Why Super PACs Are Good for Democracy

Super PACs level the playing field between incumbents and challengers.

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Bradley Smith is the chairman of Center for Competitive Politics and the former chairman of the Federal Election Commission

Few developments in campaigning have been as vilified and misunderstood as independent expenditure PACs, or, as they are colloquially known, super PACs.

Super PACs are the result of a pair of two-year-old federal court decisions. Citizens United v. Federal Election Commission held that the government cannot prohibit corporations and unions from spending money to support or oppose candidates; SpeechNow.org v. FEC upheld the constitutional right of persons spending money independently of any candidate or party to pool their resources. But even prior to these decisions, a majority of states allowed unlimited corporate independent expenditures in political races, including the six best-governed states in the Union, according to the Pew Charitable Trust and Governing magazine. In fact, there were no federal restrictions on super PACs until 1974.

Some pundits and politicians blame negative ads on super PACs. Have they forgotten the Swift Boat Veterans and Willie Horton ads? There is no evidence that super PACs have led to a greater percentage of negative ads.

[See a collection of political cartoons on Super PACs.]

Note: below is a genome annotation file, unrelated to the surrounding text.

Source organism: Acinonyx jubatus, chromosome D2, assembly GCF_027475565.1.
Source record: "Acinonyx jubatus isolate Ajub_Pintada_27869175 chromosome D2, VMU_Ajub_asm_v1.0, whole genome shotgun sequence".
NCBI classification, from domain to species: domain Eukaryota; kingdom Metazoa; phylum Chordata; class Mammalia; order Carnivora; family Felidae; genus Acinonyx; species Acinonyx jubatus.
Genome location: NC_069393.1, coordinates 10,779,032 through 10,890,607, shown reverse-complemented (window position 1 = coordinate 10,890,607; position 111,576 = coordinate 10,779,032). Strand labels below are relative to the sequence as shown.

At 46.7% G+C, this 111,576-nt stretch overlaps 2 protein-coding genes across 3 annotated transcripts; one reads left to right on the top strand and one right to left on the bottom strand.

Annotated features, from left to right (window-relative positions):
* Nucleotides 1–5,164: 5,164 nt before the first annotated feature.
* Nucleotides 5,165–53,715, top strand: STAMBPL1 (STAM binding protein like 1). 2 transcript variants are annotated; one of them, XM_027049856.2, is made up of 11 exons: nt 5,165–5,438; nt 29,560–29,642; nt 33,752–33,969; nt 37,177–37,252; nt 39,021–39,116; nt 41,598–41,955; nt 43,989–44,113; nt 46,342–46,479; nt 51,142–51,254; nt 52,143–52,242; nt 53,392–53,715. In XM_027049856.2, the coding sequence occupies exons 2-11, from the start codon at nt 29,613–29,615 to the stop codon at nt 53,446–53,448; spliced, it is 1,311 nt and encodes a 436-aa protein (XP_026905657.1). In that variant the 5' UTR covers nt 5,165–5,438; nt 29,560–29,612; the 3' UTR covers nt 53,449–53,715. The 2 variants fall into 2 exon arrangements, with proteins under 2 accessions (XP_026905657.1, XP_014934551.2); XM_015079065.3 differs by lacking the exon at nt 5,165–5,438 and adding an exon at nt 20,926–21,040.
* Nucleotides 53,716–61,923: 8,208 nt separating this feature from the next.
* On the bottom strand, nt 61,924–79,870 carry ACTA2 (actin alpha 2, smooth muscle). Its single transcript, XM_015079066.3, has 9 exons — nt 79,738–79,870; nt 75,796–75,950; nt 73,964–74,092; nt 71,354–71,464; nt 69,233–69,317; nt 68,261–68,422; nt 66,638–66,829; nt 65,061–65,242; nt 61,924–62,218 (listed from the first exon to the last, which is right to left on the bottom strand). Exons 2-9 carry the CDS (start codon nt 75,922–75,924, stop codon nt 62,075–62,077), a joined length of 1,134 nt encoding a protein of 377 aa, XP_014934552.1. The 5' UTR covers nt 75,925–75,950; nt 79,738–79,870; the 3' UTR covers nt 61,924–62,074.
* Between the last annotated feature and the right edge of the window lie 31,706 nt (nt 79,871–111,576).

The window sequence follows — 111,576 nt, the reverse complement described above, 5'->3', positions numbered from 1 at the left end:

Others complain that super PACs spend "secret" money. This is just not true. By law, super PACs are required to disclose their donors. There are groups that have never had to disclose their donors, non-profits such as the Sierra Club, Planned Parenthood, the NAACP, and the NRA. If you want more disclosure, super PACs are a step forward.

Super PACs also increase competition. In 2010 Democratic candidates and party committees outspent Republicans by approximately $200 million, but super PACs offset approximately $100 million of that.

Incumbents don't like it, but political competition is a good thing. Incumbents usually outspend challengers by better than 3 to 1. Super PACs, which tend to support challengers, have nullified some of this advantage. For example, Rep. Peter DeFazio, Democrat of Oregon, complains about super PACs, which spent approximately $500,000 against him in 2010. DeFazio nonetheless outspent his opponent by a sizable margin and won. Still, for the first time in years he had to campaign hard for his constituents' support. That's a good thing.

This year, super PACs helped Newt Gingrich carry his political campaign into South Carolina and Florida. Far from "drowning out" other speakers, the super PACs have given voice to tens of thousands of Gingrich supporters.

[Read the U.S. News debate: Are Super PACs Harming U.S. Politics?]

Super PACs increase political spending, but while people like to complain about political spending, research shows that increased spending improves voter knowledge of candidates and issues. Indeed, political ads are frequently a better source of information for voters than news coverage.

Incumbents criticize super PAC spending as coming from "outside groups," but if "outside groups"—that is, voters—want to give or hear other messages, that's a good thing.

In part due to added competition and voter knowledge, voter turnout was up in 2010 over the 2006 midterms, and most experts predict it will be up in 2012 over 2008.

But the best thing about the Citizens United and SpeechNow.org decisions is that they get government out of the business of regulating political speech. Who would say that you can't spend your own time and money to state your own political beliefs? Vindicating that fundamental First Amendment right is good for democracy.

Read North Carolina Democratic Rep. David Price on why super PACs strike at the heart of democracy.